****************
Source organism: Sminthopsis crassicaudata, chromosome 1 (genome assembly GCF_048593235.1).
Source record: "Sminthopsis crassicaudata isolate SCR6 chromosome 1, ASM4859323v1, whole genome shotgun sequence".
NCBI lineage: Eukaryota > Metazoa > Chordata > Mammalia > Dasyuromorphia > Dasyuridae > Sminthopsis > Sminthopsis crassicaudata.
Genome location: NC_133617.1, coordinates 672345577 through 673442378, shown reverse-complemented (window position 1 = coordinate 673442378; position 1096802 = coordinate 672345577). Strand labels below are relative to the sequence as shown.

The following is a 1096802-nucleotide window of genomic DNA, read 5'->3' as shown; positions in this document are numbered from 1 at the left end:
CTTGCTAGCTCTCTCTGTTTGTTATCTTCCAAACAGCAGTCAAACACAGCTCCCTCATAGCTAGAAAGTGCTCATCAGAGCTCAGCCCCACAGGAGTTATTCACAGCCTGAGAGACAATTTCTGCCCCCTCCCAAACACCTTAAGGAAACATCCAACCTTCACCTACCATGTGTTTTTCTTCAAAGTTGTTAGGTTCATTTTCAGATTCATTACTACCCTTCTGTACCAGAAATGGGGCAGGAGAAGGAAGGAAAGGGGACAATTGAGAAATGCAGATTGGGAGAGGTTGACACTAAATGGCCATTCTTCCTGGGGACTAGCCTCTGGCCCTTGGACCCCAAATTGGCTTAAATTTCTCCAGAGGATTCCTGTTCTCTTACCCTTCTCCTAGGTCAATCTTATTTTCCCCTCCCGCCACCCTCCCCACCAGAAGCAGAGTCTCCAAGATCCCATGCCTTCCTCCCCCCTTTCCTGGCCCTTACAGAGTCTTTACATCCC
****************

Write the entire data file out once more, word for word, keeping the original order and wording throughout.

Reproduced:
Source organism: Sminthopsis crassicaudata, chromosome 1 (genome assembly GCF_048593235.1).
Source record: "Sminthopsis crassicaudata isolate SCR6 chromosome 1, ASM4859323v1, whole genome shotgun sequence".
NCBI lineage: Eukaryota > Metazoa > Chordata > Mammalia > Dasyuromorphia > Dasyuridae > Sminthopsis > Sminthopsis crassicaudata.
Genome location: NC_133617.1, coordinates 672345577 through 673442378, shown reverse-complemented (window position 1 = coordinate 673442378; position 1096802 = coordinate 672345577). Strand labels below are relative to the sequence as shown.

The following is a 1096802-nucleotide window of genomic DNA, read 5'->3' as shown; positions in this document are numbered from 1 at the left end:
CTTGCTAGCTCTCTCTGTTTGTTATCTTCCAAACAGCAGTCAAACACAGCTCCCTCATAGCTAGAAAGTGCTCATCAGAGCTCAGCCCCACAGGAGTTATTCACAGCCTGAGAGACAATTTCTGCCCCCTCCCAAACACCTTAAGGAAACATCCAACCTTCACCTACCATGTGTTTTTCTTCAAAGTTGTTAGGTTCATTTTCAGATTCATTACTACCCTTCTGTACCAGAAATGGGGCAGGAGAAGGAAGGAAAGGGGACAATTGAGAAATGCAGATTGGGAGAGGTTGACACTAAATGGCCATTCTTCCTGGGGACTAGCCTCTGGCCCTTGGACCCCAAATTGGCTTAAATTTCTCCAGAGGATTCCTGTTCTCTTACCCTTCTCCTAGGTCAATCTTATTTTCCCCTCCCGCCACCCTCCCCACCAGAAGCAGAGTCTCCAAGATCCCATGCCTTCCTCCCCCCTTTCCTGGCCCTTACAGAGTCTTTACATCCC